sunrise, over the wire.

Man of War
By Forrest D. Fuller

August 4, 2003

I am a man of war, hear my story;
I am a man of battle, hear my tale.
Blinded by greed, on a quest for glory;
Without a clue, only destined to fail.

Never looked back, only sighted ahead;
Amassed many riches, wordly things all.
The more I had, the more my greed was fed;
I was just setting up, for a great fall.

When it came, I was surprised as can be;
I fell a great distance, far from the top.
Who would have thought it could happen to me?
Once falling, I never thought I would stop.

Has the war, and the battle, ended yet?
It may seem so, but I’ll never forget.

Years Since I Ran
By Forrest D. Fuller

August 25, 2003

When I was a young man
I never thought I would
Grow up to be anything
But decent, kind and good.

I went through phases
In my earlier years,
Just like all teens
Still wet behind the ears.

Grown up I thought I was,
But eighteen doesn’t make a man,
Whenever I didn’t get my way,
I panicked and usually ran.

For many years I hid myself
Behind a shield of lies
Until one day I realized
I was still a child but now man-sized.

It took me almost forty years
To become the man I am
But I’m proud to say now
It’s been years since I ran.

My story doesn’t end here
I’m still trying to decide
How much control to give up
To the child who still lives inside.

Have You Heard?
By Samuel Moore

The Ku Klux Klan turned in their white sheets for a familiar face,
now they go by the name Self-Hate.

Like a germ they contaminated every race, we’re just too blind
to see it’s not the next man, it’s me hating me.

In the body of gangs dwells the spirit of Jim Crow; ain’t that
some shh, a blackman telling another blackman where he can and
can not go – after our ancestors built this country through
blood, sweat, and tears you got the audacity to tell me what colors
I can wear.

That only goes to show just how far we have to go before we
claim to be free; right now, self hate got us moving at a
stagnated pace.

By Sammy Moore

This jelly-donut is not a part of the revolution
and its devouring will not be televised.

You won’d find it in a blackhawk in Somalia extorting the natives
for their diamond mines

Nor will you find it cutting through foliage in the jungles
of Asia fighting a political war it was destined to lose.


Because this jelly-donut is not a part of the revolution.

You won’t find it marching through the streets of Montgomery,
Alabama fighting for the rights of a people who should have
never been stripped of them in the first place.

Nor will you find it dressed in blue trying to intimidate those
same people with attack dogs, billy clubs, and water hoses, from
standing up for their rights.

Although, its brown skin is coated with powder sugar, I assure
you its white coat is not an alliance with the Ku Klux Klan.

How do I know this jelly-donut is not a part of the revolution?
Because, it is my jelly-donut
and it already surrendered its sweetness to appease my appetite.

No, its devouring will not be televised
because you might just want a bite.

In My Life
By Trevor Mercy Purkett

I’ve seen
Love in the distance,
but as close as your heart.

I’ve seen
Love in an instant
just as fast fall apart.

I’ve seen
Blue birds whistle melodies
While my mother smiled.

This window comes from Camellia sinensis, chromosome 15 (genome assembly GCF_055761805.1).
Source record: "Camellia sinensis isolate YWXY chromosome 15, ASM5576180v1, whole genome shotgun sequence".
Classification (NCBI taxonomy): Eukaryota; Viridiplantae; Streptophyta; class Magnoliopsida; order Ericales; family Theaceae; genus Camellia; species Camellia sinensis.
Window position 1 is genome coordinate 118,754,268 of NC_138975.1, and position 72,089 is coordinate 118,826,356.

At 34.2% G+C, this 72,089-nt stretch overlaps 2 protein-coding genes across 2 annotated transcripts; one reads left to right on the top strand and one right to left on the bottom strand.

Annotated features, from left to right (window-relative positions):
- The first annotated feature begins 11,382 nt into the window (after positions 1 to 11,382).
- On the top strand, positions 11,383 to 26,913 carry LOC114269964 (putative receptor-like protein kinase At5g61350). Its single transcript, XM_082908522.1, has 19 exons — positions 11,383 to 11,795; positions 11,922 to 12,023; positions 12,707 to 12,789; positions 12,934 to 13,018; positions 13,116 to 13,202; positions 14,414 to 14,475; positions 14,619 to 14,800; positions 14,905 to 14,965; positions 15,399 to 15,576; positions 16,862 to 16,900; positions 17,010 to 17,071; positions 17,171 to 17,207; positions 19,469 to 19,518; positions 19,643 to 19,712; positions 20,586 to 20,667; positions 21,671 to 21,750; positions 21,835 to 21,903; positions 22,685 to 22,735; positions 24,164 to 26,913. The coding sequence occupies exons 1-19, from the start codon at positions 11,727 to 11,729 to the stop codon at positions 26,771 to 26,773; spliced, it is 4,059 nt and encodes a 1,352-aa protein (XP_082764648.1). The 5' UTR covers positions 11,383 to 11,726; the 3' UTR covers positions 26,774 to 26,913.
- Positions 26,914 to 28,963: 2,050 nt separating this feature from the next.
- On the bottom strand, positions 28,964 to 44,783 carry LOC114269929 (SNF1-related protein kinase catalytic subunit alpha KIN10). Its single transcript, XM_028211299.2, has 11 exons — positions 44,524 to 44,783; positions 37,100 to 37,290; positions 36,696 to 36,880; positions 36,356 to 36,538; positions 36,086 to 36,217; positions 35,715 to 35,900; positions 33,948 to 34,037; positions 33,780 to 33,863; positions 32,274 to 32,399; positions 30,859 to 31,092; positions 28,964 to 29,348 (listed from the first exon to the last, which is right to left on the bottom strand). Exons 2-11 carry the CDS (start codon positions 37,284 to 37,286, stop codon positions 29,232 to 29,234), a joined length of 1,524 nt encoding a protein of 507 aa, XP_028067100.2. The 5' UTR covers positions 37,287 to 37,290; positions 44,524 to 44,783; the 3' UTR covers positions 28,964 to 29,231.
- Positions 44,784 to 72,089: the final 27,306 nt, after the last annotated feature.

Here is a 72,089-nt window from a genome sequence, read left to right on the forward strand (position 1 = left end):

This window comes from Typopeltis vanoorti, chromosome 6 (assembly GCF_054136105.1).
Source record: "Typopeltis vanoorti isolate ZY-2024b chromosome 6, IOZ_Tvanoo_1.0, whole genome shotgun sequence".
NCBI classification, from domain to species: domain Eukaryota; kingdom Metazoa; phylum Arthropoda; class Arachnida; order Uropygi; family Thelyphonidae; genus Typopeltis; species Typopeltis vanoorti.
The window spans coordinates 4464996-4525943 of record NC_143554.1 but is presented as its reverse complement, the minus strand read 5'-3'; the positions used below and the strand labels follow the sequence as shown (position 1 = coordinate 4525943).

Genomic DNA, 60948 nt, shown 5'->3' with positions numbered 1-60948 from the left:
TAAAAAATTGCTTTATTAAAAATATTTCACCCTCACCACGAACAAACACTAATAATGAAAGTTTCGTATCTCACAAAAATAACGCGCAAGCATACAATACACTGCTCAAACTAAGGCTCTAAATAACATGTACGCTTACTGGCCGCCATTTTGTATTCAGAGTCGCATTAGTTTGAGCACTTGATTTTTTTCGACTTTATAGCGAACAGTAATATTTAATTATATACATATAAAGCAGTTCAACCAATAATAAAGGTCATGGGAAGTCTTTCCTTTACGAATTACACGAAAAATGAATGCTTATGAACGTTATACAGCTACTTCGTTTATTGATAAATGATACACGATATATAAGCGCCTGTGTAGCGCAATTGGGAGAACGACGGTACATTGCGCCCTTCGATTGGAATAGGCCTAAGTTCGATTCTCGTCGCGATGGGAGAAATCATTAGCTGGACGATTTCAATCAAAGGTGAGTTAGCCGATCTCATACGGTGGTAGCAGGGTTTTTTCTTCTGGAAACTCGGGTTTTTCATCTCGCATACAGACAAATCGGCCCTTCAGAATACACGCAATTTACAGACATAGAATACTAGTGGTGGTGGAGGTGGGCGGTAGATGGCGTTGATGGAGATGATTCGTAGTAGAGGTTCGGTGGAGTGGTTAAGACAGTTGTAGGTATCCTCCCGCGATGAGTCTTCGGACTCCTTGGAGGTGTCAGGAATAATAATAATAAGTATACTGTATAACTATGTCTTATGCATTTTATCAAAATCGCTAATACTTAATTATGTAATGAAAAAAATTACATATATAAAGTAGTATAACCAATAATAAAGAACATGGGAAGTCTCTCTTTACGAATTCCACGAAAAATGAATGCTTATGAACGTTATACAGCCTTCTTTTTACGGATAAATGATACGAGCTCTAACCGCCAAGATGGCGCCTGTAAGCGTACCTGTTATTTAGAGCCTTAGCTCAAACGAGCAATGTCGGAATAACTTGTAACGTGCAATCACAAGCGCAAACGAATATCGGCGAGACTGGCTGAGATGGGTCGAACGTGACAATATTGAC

I’ve seen
Doves outside a window
And tears dried on the ground.

I’ve seen
Rainbows through waterfalls
And stars cross the sky.

I’ve seen
Children cold outside
As walkers pass them by.

I’ve seen
Grown men befriend small girls
Acting like they cared.

I’ve seen
Some on their way to a rape
Good thing I was there.

I’ve seen
Other men and women die
While in a police chase.

I’ve seen
As a child my grandmother smile
After being robbed and smashed in the face.

I’ve seen
My uncle before he passed
Work hard most of my life.

I’ve seen
A man driving on the highway
Get punched by his wife.

I’ve seen
People tell stories without a single sound
Using verbs as their movements and things as their nouns.

I’ve seen
More than this and still
I haven’t seen enough.

Someone once told me
The way the world is
Be grateful to have seen this much.

Death Without Weeping
By Trevor Purkett

In a world that seems
so unbearable to me,
with a life that was given
and a soul that now
longs to be free.

Different worlds,
Lives, People,
the skies…
these are the things
my mind explores.

Days of light
forever given air,
crowds and piles of
dead people

Days of darkness,
now with silent skies,
now with too many different religions.
Which one lies?

Places full of hidden people,
dead bodies now
beginning to smell,
some who have
hundreds of years,
behind a wall–
languishing in a jail cell.

I see someone
who wants to know
what makes life worth living.
“None of this,” I say.
Death without weeping.
Tell me, now is it time to go?

Heaven’s Gift
By Clifton Staton

Clouds roll back their sleeves
Giving a great roar, clap and heave
casting a mighty light for all to see.Behold! A common woman of old,
upon the dirt, she walks, & bold
Wherever her feet tread
turns to a path of gold!

War for a Place in the Sun
By Clifton Staton

War is inevitable as I
engage in conquering.
War to struggle out of the
womb of darkness into the
light of the sun.
War to cut the umbilical cord
of complexes imposed on me.
War to grow from babyhood
to childhood without suffering
from addictions passed through
War to protect and honor the
mother who is abused, mis-used
and re-used.

They cry peace but make not peace!
War for a place in the sun.
War to search for the genes that spring
from my ancestry.
War to defeat aging. (Did you know
Fifty years ago, fifty was old?)
War from unrest and police brutality.
War to stand after I’m knocked
down by failed promises.
War to fight for my own liberty.
War to know my own culture, science
and numbers.
War for a place in the sun
as I struggle to find my identity.

Life Defined by Master
By James Washington

Trapped, shackled, and shipped overseas
Women, men, and children packed as cargo
By men who say they do what the Lord please.
Should I live my life in their image? I don’t know.

The crimes I commit are sins in their books,
But centuries of force democracy can be cruel,
Slanted for genocide because of my looks,
I pledge to never follow master’s rule.

Whether I am Zulu, Muslim, or Blood,
I will never live my life as defined by master.
So, if this means I perish in the next flood,
Dying defying the oppressor is not a disaster.

Freedom is not freedom if the mind remains
Trapped, shackled, and shaped by the overseer.
Escape the mental hold of evil man with many names
And take a last look at lady liberty and leave her.

By Jeffrey Zhu

They gave me 120, when I was 20;
Care not. Spare none from his might.
The heart might stop, but my soul has plenty.
Scare no more, stop the sight
Pray to die, but death can’t hear thee.
Mom, please don’t care so much,
Pretend you never had me; don’t come to see
So it is not painful when we touch.
How is this possible
When I was judged, feeling, incapable?